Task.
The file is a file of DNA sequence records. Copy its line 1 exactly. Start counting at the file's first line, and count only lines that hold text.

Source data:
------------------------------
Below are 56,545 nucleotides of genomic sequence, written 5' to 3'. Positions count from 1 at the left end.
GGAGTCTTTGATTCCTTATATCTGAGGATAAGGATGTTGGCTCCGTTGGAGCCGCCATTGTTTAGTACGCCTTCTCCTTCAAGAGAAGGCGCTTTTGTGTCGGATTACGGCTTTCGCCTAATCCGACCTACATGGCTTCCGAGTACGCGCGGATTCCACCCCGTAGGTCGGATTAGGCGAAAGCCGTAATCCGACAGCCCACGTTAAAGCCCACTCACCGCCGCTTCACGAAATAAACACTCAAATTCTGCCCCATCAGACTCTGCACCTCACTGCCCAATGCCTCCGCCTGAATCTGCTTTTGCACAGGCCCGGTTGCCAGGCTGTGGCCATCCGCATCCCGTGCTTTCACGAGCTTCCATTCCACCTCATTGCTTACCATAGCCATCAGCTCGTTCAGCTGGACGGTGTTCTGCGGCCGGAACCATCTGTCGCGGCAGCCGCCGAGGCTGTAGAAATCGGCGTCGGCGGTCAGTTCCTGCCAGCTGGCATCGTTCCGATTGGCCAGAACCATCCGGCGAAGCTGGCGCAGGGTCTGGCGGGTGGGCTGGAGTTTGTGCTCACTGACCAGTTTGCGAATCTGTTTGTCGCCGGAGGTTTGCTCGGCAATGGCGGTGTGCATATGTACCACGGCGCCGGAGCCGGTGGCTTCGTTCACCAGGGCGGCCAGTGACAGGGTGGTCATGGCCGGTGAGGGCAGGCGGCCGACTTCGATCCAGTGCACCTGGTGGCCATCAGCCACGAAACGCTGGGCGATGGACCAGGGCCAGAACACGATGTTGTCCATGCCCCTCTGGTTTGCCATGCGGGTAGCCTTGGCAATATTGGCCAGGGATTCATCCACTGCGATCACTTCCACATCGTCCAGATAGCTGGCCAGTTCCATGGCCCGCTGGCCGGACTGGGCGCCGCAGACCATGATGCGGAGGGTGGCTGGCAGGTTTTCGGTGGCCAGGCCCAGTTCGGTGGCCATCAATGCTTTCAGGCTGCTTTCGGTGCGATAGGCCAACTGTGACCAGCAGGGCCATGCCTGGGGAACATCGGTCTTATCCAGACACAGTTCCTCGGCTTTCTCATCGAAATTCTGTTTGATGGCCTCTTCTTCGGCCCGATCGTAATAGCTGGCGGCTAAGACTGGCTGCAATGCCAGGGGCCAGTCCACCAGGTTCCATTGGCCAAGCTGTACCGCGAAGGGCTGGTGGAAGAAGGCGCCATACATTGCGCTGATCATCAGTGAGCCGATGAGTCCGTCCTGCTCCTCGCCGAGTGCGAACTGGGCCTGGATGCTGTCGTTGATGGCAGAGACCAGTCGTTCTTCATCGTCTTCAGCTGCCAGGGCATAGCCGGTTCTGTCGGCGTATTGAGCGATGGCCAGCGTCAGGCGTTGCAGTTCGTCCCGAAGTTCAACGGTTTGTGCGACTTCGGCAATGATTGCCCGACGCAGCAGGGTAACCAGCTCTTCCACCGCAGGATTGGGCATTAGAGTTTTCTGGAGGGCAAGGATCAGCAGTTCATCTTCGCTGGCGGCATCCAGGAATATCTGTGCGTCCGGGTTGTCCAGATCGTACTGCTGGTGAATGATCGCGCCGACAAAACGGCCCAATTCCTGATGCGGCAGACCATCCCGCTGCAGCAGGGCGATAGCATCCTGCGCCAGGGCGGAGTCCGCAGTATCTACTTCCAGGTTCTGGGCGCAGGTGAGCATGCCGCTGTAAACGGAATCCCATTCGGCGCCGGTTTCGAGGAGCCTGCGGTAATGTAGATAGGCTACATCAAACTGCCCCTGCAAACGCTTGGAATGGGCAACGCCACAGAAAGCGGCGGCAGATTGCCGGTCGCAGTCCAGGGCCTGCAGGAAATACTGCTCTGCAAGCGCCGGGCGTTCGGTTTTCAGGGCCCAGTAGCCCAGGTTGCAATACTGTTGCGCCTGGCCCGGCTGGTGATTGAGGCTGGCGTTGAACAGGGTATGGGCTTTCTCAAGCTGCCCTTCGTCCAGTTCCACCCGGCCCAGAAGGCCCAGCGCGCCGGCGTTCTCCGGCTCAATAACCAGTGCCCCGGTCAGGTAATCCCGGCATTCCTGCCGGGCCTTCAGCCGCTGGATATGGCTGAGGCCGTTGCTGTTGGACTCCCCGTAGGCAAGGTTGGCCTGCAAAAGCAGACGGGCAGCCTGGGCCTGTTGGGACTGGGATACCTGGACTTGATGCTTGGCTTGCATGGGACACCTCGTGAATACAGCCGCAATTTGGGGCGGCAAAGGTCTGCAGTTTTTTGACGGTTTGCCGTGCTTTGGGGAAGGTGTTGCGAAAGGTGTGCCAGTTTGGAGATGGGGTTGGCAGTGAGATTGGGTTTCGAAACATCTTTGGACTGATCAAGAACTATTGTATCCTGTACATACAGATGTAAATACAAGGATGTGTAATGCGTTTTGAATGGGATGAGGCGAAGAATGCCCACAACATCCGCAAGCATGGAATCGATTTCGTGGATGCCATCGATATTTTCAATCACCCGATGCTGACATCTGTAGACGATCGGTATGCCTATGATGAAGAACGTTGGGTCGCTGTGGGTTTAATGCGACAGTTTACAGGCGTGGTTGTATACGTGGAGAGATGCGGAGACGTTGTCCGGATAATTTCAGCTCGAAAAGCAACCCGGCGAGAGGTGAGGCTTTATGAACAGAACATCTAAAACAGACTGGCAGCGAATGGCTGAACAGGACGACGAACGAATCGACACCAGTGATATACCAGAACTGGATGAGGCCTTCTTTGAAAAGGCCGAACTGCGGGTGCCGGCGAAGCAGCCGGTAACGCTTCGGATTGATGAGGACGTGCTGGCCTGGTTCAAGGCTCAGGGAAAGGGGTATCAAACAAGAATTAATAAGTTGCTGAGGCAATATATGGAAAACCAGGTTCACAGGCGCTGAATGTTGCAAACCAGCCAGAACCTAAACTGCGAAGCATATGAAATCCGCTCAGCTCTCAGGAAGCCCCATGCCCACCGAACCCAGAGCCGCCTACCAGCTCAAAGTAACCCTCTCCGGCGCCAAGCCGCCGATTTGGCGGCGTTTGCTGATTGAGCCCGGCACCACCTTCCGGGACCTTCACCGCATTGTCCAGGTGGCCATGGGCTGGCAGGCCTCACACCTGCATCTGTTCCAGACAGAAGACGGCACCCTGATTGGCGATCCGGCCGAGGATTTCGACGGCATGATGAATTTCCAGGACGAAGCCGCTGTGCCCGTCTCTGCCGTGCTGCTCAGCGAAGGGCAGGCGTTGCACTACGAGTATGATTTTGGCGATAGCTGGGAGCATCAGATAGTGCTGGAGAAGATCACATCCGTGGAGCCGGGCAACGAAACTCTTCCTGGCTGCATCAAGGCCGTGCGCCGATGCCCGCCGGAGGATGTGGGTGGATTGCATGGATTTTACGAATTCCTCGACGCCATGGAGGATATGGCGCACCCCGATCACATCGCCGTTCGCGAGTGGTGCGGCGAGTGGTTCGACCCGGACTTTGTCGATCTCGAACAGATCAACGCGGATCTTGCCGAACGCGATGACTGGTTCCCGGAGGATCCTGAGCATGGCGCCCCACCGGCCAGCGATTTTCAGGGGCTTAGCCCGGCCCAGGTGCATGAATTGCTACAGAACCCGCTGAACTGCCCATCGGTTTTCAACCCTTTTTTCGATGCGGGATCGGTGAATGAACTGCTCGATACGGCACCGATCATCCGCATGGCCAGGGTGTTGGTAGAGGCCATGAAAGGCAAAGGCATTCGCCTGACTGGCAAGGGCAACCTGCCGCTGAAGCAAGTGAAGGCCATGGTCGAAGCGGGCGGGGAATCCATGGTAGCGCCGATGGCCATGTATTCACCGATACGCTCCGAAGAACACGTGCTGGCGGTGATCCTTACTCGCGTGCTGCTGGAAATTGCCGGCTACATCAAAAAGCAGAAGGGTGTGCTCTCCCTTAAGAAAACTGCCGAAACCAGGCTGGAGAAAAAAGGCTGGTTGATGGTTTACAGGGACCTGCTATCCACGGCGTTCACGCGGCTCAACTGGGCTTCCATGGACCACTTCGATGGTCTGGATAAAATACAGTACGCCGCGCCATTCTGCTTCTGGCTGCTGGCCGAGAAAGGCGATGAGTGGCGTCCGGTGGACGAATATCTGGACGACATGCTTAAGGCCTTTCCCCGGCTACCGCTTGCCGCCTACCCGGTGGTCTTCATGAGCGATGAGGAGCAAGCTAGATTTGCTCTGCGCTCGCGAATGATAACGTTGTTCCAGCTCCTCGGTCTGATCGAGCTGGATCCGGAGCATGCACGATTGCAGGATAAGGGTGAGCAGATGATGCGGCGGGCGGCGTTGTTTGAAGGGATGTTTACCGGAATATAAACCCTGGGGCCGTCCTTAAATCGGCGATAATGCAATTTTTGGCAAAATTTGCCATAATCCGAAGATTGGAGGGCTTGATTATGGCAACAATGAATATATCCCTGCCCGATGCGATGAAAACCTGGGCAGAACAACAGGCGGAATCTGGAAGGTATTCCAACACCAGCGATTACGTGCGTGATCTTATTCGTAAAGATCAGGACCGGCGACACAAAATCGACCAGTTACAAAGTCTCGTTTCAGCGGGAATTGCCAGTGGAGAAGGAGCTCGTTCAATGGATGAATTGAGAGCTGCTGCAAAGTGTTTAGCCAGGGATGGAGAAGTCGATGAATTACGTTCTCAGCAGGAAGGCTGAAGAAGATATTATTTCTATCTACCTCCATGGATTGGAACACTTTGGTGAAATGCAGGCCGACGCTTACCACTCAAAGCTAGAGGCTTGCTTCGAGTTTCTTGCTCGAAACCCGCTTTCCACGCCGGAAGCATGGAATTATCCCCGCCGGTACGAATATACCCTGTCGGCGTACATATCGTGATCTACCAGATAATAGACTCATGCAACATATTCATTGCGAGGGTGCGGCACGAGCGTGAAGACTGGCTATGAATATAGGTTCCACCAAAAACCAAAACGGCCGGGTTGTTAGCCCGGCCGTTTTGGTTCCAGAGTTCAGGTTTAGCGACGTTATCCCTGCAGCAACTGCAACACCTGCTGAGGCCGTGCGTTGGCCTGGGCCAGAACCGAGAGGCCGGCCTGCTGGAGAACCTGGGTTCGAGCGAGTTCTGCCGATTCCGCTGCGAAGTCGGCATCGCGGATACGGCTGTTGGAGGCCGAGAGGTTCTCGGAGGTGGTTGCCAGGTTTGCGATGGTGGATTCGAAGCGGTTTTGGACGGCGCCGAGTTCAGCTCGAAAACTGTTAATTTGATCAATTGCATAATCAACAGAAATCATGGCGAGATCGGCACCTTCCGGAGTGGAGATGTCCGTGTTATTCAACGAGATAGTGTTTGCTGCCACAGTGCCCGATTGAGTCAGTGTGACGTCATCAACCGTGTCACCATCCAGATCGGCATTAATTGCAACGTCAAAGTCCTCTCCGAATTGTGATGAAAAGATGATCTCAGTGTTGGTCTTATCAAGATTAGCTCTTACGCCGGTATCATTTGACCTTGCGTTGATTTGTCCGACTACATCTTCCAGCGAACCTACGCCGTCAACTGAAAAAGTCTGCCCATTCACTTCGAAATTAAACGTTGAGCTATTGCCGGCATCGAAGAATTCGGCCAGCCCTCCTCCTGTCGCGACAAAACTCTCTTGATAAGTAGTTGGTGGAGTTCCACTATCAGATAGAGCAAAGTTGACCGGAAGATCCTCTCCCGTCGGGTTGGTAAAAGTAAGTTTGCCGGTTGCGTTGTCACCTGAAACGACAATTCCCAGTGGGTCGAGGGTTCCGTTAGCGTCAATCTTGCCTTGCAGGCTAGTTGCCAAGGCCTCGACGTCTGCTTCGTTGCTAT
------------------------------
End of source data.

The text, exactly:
Below are 56,545 nucleotides of genomic sequence, written 5' to 3'. Positions count from 1 at the left end.